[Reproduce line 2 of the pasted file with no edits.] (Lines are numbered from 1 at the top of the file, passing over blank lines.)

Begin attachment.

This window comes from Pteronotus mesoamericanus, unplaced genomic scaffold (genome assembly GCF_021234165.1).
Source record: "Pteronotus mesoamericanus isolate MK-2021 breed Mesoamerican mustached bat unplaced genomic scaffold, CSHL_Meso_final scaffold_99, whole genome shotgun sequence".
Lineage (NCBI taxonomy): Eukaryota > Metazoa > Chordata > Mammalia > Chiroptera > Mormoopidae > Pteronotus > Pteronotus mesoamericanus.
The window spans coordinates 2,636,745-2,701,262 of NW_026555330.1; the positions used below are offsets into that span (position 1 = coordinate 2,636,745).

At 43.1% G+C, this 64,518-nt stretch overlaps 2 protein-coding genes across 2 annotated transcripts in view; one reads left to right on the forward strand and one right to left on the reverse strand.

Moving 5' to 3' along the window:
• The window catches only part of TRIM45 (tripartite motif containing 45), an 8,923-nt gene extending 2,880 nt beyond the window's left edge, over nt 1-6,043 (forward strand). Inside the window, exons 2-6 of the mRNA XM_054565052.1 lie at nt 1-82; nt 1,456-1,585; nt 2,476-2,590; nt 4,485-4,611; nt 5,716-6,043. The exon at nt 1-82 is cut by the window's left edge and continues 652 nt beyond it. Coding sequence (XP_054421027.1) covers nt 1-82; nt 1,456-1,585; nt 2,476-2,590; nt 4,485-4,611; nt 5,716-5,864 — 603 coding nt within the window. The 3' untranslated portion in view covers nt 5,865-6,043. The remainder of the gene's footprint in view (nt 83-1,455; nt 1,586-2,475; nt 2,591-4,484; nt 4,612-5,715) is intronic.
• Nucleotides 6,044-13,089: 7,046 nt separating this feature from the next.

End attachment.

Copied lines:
Source record: "Pteronotus mesoamericanus isolate MK-2021 breed Mesoamerican mustached bat unplaced genomic scaffold, CSHL_Meso_final scaffold_99, whole genome shotgun sequence".